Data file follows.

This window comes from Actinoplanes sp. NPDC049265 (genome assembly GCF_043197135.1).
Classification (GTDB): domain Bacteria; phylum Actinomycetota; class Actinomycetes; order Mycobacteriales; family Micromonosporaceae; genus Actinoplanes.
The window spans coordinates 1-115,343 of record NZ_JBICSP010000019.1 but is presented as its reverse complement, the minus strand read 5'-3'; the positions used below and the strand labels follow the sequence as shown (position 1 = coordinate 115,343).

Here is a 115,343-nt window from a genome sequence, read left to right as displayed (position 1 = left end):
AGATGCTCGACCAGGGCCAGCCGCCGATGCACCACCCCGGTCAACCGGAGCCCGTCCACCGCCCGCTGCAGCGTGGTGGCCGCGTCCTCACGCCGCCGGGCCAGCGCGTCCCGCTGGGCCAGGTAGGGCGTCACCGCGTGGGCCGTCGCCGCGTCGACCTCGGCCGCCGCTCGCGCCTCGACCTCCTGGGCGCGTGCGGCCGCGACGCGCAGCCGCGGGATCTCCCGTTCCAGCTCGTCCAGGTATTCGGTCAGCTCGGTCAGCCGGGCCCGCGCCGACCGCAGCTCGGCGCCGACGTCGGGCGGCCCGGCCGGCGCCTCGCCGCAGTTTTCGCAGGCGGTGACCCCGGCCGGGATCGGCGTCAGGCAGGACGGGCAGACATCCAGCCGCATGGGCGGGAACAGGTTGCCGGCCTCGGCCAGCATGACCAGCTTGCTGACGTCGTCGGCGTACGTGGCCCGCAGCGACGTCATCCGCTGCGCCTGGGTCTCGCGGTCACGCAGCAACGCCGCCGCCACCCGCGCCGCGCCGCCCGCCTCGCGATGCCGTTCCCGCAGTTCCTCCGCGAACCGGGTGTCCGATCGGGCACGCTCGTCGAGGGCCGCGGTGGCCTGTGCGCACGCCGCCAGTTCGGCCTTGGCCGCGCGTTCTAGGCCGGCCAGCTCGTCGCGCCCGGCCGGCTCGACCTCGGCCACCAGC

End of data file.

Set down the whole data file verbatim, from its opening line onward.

This window comes from Actinoplanes sp. NPDC049265 (genome assembly GCF_043197135.1).
Classification (GTDB): domain Bacteria; phylum Actinomycetota; class Actinomycetes; order Mycobacteriales; family Micromonosporaceae; genus Actinoplanes.
The window spans coordinates 1-115,343 of record NZ_JBICSP010000019.1 but is presented as its reverse complement, the minus strand read 5'-3'; the positions used below and the strand labels follow the sequence as shown (position 1 = coordinate 115,343).

Here is a 115,343-nt window from a genome sequence, read left to right as displayed (position 1 = left end):
AGATGCTCGACCAGGGCCAGCCGCCGATGCACCACCCCGGTCAACCGGAGCCCGTCCACCGCCCGCTGCAGCGTGGTGGCCGCGTCCTCACGCCGCCGGGCCAGCGCGTCCCGCTGGGCCAGGTAGGGCGTCACCGCGTGGGCCGTCGCCGCGTCGACCTCGGCCGCCGCTCGCGCCTCGACCTCCTGGGCGCGTGCGGCCGCGACGCGCAGCCGCGGGATCTCCCGTTCCAGCTCGTCCAGGTATTCGGTCAGCTCGGTCAGCCGGGCCCGCGCCGACCGCAGCTCGGCGCCGACGTCGGGCGGCCCGGCCGGCGCCTCGCCGCAGTTTTCGCAGGCGGTGACCCCGGCCGGGATCGGCGTCAGGCAGGACGGGCAGACATCCAGCCGCATGGGCGGGAACAGGTTGCCGGCCTCGGCCAGCATGACCAGCTTGCTGACGTCGTCGGCGTACGTGGCCCGCAGCGACGTCATCCGCTGCGCCTGGGTCTCGCGGTCACGCAGCAACGCCGCCGCCACCCGCGCCGCGCCGCCCGCCTCGCGATGCCGTTCCCGCAGTTCCTCCGCGAACCGGGTGTCCGATCGGGCACGCTCGTCGAGGGCCGCGGTGGCCTGTGCGCACGCCGCCAGTTCGGCCTTGGCCGCGCGTTCTAGGCCGGCCAGCTCGTCGCGCCCGGCCGGCTCGACCTCGGCCACCAGC